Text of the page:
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Saturday 25 November 2017

Phoenix Park tunnel may reopen to passenger trains

Paul Melia

Paul Melia

PASSENGER trains could be running underneath Dublin as early as 2015 under ambitious plans to open the Phoenix Park tunnel to commuters.

The National Transport Authority (NTA) hopes to connect trains terminating in Heuston station with Connolly station via a three-mile line, some of which runs underneath the city's biggest park.

The move would offer access to the north inner city and city centre to commuters. It would also allow people travelling from Kildare and the south to directly connect with the Dart line.

A modest investment of just €12m is needed to re-open the line, which is currently used to move empty trains between both stations.

NTA chief executive Gerry Murphy said the capacity of Connolly Station would increase from 12 trains per hour in each direction to 20 when resignalling works were completed at Connolly in 2015.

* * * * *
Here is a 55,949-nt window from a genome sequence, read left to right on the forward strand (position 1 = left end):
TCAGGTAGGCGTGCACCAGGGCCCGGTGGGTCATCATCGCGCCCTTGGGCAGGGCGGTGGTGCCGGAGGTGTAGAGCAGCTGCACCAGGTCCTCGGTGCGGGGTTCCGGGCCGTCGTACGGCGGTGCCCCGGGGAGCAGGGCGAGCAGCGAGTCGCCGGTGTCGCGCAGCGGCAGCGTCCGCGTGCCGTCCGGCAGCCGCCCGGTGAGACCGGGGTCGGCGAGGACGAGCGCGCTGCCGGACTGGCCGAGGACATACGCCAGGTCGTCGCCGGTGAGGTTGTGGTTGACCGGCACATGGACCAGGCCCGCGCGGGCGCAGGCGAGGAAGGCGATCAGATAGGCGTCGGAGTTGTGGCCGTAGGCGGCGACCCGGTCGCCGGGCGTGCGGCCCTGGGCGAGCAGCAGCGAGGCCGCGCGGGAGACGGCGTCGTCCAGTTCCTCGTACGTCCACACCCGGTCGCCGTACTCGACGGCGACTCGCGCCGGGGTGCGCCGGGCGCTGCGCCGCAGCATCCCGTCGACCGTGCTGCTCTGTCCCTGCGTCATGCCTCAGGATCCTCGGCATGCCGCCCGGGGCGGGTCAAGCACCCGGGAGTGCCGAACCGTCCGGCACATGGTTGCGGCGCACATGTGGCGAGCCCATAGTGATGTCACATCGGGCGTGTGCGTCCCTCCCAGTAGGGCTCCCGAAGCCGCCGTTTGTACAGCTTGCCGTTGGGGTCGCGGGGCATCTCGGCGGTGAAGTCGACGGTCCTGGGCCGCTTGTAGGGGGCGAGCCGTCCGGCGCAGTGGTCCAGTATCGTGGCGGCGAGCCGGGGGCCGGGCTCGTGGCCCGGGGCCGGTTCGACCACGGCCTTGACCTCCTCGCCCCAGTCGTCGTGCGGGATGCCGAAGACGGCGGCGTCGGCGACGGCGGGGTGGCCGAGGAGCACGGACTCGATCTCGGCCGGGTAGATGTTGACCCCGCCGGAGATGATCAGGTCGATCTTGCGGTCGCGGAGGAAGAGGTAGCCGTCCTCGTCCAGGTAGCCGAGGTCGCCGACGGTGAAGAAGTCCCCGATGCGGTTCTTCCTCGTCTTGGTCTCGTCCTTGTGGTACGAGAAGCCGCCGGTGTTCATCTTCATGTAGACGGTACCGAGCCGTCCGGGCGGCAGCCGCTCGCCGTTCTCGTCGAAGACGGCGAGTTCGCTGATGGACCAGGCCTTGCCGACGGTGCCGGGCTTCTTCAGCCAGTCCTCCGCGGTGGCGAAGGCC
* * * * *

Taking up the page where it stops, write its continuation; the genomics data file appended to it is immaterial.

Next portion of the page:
This would allow extra services to be diverted to Connolly, opening up the city centre to people travelling from Kildare, Cork, Limerick and Westport.

However, it is expected that most diverted services would be commuter trains.

"We've submitted a report to the department (of transport) for capital investment," Mr Murphy told the Irish Independent.

The tunnel was built in 1877 and begins at Heuston Station, running underneath the Phoenix Park for 690 metres before re-emerging close to the junction of the Cabra Road and Navan Road.

It joins with the Sligo line near Glasnevin, before continuing to Connolly Station.

The line has never been used for passenger trains. Most traffic through the tunnel is carriages and engines being shunted between Connolly and Heuston for maintenance.

It is occasionally used for special services, including major GAA fixtures, but less so in recent years.

Transport Minister Leo Varadkar said: "No final decision has been made as of yet but it looks like it can be done relatively cheaply.

"The game-changer for this project, the reason why it couldn't be done before, is because of the resignalling project which means that more trains can now pass through the city centre."

Irish Independent

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